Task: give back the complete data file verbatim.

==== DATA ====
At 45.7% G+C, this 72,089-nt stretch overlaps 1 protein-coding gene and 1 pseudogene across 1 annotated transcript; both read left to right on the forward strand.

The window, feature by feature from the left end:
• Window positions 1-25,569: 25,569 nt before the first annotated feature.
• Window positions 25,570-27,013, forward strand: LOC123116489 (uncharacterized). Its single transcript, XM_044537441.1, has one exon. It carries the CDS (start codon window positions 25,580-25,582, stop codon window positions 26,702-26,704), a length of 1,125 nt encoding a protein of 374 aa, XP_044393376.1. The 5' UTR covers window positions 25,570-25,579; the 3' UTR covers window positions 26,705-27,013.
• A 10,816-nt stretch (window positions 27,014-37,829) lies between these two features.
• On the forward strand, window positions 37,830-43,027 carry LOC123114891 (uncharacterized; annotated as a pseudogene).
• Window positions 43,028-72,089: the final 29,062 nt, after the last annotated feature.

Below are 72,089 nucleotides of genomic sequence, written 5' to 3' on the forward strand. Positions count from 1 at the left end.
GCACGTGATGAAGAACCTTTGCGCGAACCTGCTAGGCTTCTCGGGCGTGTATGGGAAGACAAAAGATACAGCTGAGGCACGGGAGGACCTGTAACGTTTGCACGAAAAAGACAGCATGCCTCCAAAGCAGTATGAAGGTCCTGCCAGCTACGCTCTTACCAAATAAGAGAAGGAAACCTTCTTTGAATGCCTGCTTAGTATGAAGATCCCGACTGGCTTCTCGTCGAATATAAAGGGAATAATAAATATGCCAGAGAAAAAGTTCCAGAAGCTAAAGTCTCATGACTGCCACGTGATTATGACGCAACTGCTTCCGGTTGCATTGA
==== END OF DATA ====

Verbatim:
At 45.7% G+C, this 72,089-nt stretch overlaps 1 protein-coding gene and 1 pseudogene across 1 annotated transcript; both read left to right on the forward strand.

The window, feature by feature from the left end:
• Window positions 1-25,569: 25,569 nt before the first annotated feature.
• Window positions 25,570-27,013, forward strand: LOC123116489 (uncharacterized). Its single transcript, XM_044537441.1, has one exon. It carries the CDS (start codon window positions 25,580-25,582, stop codon window positions 26,702-26,704), a length of 1,125 nt encoding a protein of 374 aa, XP_044393376.1. The 5' UTR covers window positions 25,570-25,579; the 3' UTR covers window positions 26,705-27,013.
• A 10,816-nt stretch (window positions 27,014-37,829) lies between these two features.
• On the forward strand, window positions 37,830-43,027 carry LOC123114891 (uncharacterized; annotated as a pseudogene).
• Window positions 43,028-72,089: the final 29,062 nt, after the last annotated feature.

Below are 72,089 nucleotides of genomic sequence, written 5' to 3' on the forward strand. Positions count from 1 at the left end.
GCACGTGATGAAGAACCTTTGCGCGAACCTGCTAGGCTTCTCGGGCGTGTATGGGAAGACAAAAGATACAGCTGAGGCACGGGAGGACCTGTAACGTTTGCACGAAAAAGACAGCATGCCTCCAAAGCAGTATGAAGGTCCTGCCAGCTACGCTCTTACCAAATAAGAGAAGGAAACCTTCTTTGAATGCCTGCTTAGTATGAAGATCCCGACTGGCTTCTCGTCGAATATAAAGGGAATAATAAATATGCCAGAGAAAAAGTTCCAGAAGCTAAAGTCTCATGACTGCCACGTGATTATGACGCAACTGCTTCCGGTTGCATTGA